Breathe Your Way Through COVID-19

45% of the population aged 16-85 will experience a mental health disorder at some time in their lifetime. Mental health disorders including anxiety and depression can have a negative impact on an individual’s physical and psychological wellbeing.

With the current COVID-19 outbreak, many of us may experience increased feelings of stress, anxiety, depression, and fear. Whether we or someone we know is waiting for results from a coronavirus test, suffering from co-morbidities that puts us or our loved ones at higher risks, work in a field where we come into contact with people, have been made redundant or have had a drastic pay cut, or have been working from home but have to look after the children, living during a worldwide pandemic can take a toll on our mental health.

If you are stressed or anxious there are ways to maintain our mental health, while we practice social distancing and self-isolation. Regular exercise, eating a balanced diet, keeping a healthy sleeping routine, and giving yourself a break from continuous breaking news and social media are good ways to manage anxiety and stress. Research has also shown different breathing techniques may also reduce anxiety and stress.

When people are anxious or stressed, they tend to take rapid, shallow, and ineffective breaths using the tops of our chest, this is known as chest breathing. When you are feeling anxious or stressed, you may not be aware that you are even breathing this way. Chest breathing causes an inefficient exchange of oxygen and carbon dioxide levels in the body resulting in increased heart rate and muscle tension, which may signal a stress response that contributes to anxiety and other emotional disturbances.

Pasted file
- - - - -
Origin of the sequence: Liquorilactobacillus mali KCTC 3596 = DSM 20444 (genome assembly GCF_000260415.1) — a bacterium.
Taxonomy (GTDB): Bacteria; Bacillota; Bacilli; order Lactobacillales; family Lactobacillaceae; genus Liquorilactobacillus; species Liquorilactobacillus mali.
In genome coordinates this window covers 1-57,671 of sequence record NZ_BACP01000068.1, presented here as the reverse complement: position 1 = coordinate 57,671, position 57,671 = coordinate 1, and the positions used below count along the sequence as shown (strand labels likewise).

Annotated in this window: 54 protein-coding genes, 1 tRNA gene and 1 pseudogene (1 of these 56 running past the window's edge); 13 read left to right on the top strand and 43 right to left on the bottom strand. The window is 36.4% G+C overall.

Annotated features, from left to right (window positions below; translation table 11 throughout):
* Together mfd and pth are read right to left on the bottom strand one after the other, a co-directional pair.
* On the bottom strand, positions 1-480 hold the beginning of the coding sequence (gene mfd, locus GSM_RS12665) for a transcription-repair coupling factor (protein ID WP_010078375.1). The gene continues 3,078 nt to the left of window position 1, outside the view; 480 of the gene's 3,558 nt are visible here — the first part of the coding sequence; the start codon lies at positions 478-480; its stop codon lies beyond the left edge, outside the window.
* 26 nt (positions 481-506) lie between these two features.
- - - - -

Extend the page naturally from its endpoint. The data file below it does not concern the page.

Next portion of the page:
Deep breathing using your belly also known as diaphragmatic breathing, can stimulate a relaxation response in our body, which changes the physical and emotional response to anxiety and stress.  There are two breathing techniques that are great ways to activate a relaxation response in our body. You can have a go now!

Firstly, find a quiet place away from any distractions, you can either sit on a comfortable chair or lie on the floor.

Diaphragmatic Breathing

  1. Place one hand on your belly, just above your rib cage and the other hand over your sternum (breastbone).
  2. Take a deep breath through your nose and feel the air slowly rise in your belly, while your chest should stay still
  3. Hold your breath for 2 seconds
  4. Slowly breathe out through your mouth and feel your belly fall
  5. Repeat 5-10 times

4-7-8 Breathing

  1. Place one hand on your belly, just above your rib cage and the other hand over your sternum (breastbone).
  2. Take a deep breath through your nose and count to four
  3. Hold your breath for seven seconds
  4. Slowly breathe out through your mouth for eight seconds.
  5. Repeat 5-10 times

Do not stress if you do not get it right away. These breathing techniques can be difficult to perform correctly when you first start.  For further assistance or to incorporate these breathing techniques into everyday functional movements please contact the team of Accredited Exercise Physiologists at Absolute Balance today on info@absolutebalance.com.au

Daniel Nguyen (B.Sc. Exercise Physiology)

Senior Accredited Exercise Physiologist (AES, AEP) (ESSAM)

 

Reference

ABS (Australian Bureau of Statistics) 2008. National Survey of Mental Health and Wellbeing: summary of results, Australia, 2007. ABS cat. no. 4326.0. Canberra: ABS.

Blake Elias, Chen Shen and Yaneer Bar-Yam, Respiryory health for better COVID-19 outcomes version 2, New England Complex Systems Institute (April 18, 2020)

Ma X, Yue ZQ, Gong ZQ, et al. The effect of diaphragmatic breathing on attention, negative affect and stress in healthy adultsFront Psychol. 2017;8:874. doi:10.3389/fpsyg.2017.00874